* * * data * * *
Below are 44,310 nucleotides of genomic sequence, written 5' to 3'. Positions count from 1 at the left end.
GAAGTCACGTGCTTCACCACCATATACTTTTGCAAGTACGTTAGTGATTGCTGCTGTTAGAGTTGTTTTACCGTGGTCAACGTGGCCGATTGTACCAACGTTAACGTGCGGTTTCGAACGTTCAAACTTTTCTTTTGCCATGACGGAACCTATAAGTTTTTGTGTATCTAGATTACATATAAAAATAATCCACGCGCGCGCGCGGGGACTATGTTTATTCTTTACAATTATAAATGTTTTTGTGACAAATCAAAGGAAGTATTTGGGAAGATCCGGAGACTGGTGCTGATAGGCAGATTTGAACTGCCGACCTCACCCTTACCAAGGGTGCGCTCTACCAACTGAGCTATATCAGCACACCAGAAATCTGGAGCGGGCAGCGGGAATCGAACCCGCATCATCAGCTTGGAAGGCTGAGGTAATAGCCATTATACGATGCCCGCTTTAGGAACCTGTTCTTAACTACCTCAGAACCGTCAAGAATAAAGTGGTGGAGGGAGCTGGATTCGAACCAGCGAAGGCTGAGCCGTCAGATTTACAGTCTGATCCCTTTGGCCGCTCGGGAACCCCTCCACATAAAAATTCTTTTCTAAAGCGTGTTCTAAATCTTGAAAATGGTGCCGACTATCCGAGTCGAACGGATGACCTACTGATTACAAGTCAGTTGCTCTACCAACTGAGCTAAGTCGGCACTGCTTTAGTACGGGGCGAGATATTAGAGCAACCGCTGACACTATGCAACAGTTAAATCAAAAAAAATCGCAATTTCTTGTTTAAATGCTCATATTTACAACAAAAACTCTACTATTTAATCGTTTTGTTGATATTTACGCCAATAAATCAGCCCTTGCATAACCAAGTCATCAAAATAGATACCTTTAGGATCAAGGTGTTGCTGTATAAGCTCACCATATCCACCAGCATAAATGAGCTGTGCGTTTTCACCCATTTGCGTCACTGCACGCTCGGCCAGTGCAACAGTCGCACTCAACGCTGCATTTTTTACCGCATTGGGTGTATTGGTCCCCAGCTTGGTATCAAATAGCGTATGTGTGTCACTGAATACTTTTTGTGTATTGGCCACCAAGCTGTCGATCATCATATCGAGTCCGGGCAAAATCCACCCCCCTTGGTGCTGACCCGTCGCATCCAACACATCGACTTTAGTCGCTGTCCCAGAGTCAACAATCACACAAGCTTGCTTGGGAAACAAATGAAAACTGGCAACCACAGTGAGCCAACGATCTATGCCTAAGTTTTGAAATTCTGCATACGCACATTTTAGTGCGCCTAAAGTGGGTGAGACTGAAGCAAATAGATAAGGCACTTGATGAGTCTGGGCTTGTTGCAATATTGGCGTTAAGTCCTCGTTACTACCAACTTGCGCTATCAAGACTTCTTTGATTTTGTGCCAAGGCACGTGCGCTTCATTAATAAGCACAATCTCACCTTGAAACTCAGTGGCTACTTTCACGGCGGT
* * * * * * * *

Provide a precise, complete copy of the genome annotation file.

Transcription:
Below are 44,310 nucleotides of genomic sequence, written 5' to 3'. Positions count from 1 at the left end.
GAAGTCACGTGCTTCACCACCATATACTTTTGCAAGTACGTTAGTGATTGCTGCTGTTAGAGTTGTTTTACCGTGGTCAACGTGGCCGATTGTACCAACGTTAACGTGCGGTTTCGAACGTTCAAACTTTTCTTTTGCCATGACGGAACCTATAAGTTTTTGTGTATCTAGATTACATATAAAAATAATCCACGCGCGCGCGCGGGGACTATGTTTATTCTTTACAATTATAAATGTTTTTGTGACAAATCAAAGGAAGTATTTGGGAAGATCCGGAGACTGGTGCTGATAGGCAGATTTGAACTGCCGACCTCACCCTTACCAAGGGTGCGCTCTACCAACTGAGCTATATCAGCACACCAGAAATCTGGAGCGGGCAGCGGGAATCGAACCCGCATCATCAGCTTGGAAGGCTGAGGTAATAGCCATTATACGATGCCCGCTTTAGGAACCTGTTCTTAACTACCTCAGAACCGTCAAGAATAAAGTGGTGGAGGGAGCTGGATTCGAACCAGCGAAGGCTGAGCCGTCAGATTTACAGTCTGATCCCTTTGGCCGCTCGGGAACCCCTCCACATAAAAATTCTTTTCTAAAGCGTGTTCTAAATCTTGAAAATGGTGCCGACTATCCGAGTCGAACGGATGACCTACTGATTACAAGTCAGTTGCTCTACCAACTGAGCTAAGTCGGCACTGCTTTAGTACGGGGCGAGATATTAGAGCAACCGCTGACACTATGCAACAGTTAAATCAAAAAAAATCGCAATTTCTTGTTTAAATGCTCATATTTACAACAAAAACTCTACTATTTAATCGTTTTGTTGATATTTACGCCAATAAATCAGCCCTTGCATAACCAAGTCATCAAAATAGATACCTTTAGGATCAAGGTGTTGCTGTATAAGCTCACCATATCCACCAGCATAAATGAGCTGTGCGTTTTCACCCATTTGCGTCACTGCACGCTCGGCCAGTGCAACAGTCGCACTCAACGCTGCATTTTTTACCGCATTGGGTGTATTGGTCCCCAGCTTGGTATCAAATAGCGTATGTGTGTCACTGAATACTTTTTGTGTATTGGCCACCAAGCTGTCGATCATCATATCGAGTCCGGGCAAAATCCACCCCCCTTGGTGCTGACCCGTCGCATCCAACACATCGACTTTAGTCGCTGTCCCAGAGTCAACAATCACACAAGCTTGCTTGGGAAACAAATGAAAACTGGCAACCACAGTGAGCCAACGATCTATGCCTAAGTTTTGAAATTCTGCATACGCACATTTTAGTGCGCCTAAAGTGGGTGAGACTGAAGCAAATAGATAAGGCACTTGATGAGTCTGGGCTTGTTGCAATATTGGCGTTAAGTCCTCGTTACTACCAACTTGCGCTATCAAGACTTCTTTGATTTTGTGCCAAGGCACGTGCGCTTCATTAATAAGCACAATCTCACCTTGAAACTCAGTGGCTACTTTCACGGCGGT